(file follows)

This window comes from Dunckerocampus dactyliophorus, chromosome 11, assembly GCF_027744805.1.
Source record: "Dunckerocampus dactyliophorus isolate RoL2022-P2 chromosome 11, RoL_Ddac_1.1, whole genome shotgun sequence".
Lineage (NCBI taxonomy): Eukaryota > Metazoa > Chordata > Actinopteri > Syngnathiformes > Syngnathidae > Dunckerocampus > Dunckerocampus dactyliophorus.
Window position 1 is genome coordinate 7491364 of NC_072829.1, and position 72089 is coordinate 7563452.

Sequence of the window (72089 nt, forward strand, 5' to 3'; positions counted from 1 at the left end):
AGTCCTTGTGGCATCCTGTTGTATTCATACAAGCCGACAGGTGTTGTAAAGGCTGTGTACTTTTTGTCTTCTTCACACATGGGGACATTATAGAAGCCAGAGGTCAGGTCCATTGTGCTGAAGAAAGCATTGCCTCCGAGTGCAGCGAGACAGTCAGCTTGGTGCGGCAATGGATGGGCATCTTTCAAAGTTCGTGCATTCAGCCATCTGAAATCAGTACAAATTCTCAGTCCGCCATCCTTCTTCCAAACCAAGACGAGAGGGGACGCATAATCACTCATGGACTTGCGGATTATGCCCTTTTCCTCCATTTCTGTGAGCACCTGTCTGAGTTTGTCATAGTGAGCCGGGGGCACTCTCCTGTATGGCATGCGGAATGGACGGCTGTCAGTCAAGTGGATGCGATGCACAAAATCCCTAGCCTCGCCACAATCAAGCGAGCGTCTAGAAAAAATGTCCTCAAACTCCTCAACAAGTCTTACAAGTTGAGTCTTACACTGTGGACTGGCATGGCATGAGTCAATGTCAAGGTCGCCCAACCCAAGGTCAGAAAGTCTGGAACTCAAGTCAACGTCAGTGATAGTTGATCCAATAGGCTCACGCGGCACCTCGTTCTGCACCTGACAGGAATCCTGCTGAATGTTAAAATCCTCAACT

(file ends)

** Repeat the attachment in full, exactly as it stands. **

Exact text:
This window comes from Dunckerocampus dactyliophorus, chromosome 11, assembly GCF_027744805.1.
Source record: "Dunckerocampus dactyliophorus isolate RoL2022-P2 chromosome 11, RoL_Ddac_1.1, whole genome shotgun sequence".
Lineage (NCBI taxonomy): Eukaryota > Metazoa > Chordata > Actinopteri > Syngnathiformes > Syngnathidae > Dunckerocampus > Dunckerocampus dactyliophorus.
Window position 1 is genome coordinate 7491364 of NC_072829.1, and position 72089 is coordinate 7563452.

Sequence of the window (72089 nt, forward strand, 5' to 3'; positions counted from 1 at the left end):
AGTCCTTGTGGCATCCTGTTGTATTCATACAAGCCGACAGGTGTTGTAAAGGCTGTGTACTTTTTGTCTTCTTCACACATGGGGACATTATAGAAGCCAGAGGTCAGGTCCATTGTGCTGAAGAAAGCATTGCCTCCGAGTGCAGCGAGACAGTCAGCTTGGTGCGGCAATGGATGGGCATCTTTCAAAGTTCGTGCATTCAGCCATCTGAAATCAGTACAAATTCTCAGTCCGCCATCCTTCTTCCAAACCAAGACGAGAGGGGACGCATAATCACTCATGGACTTGCGGATTATGCCCTTTTCCTCCATTTCTGTGAGCACCTGTCTGAGTTTGTCATAGTGAGCCGGGGGCACTCTCCTGTATGGCATGCGGAATGGACGGCTGTCAGTCAAGTGGATGCGATGCACAAAATCCCTAGCCTCGCCACAATCAAGCGAGCGTCTAGAAAAAATGTCCTCAAACTCCTCAACAAGTCTTACAAGTTGAGTCTTACACTGTGGACTGGCATGGCATGAGTCAATGTCAAGGTCGCCCAACCCAAGGTCAGAAAGTCTGGAACTCAAGTCAACGTCAGTGATAGTTGATCCAATAGGCTCACGCGGCACCTCGTTCTGCACCTGACAGGAATCCTGCTGAATGTTAAAATCCTCAACT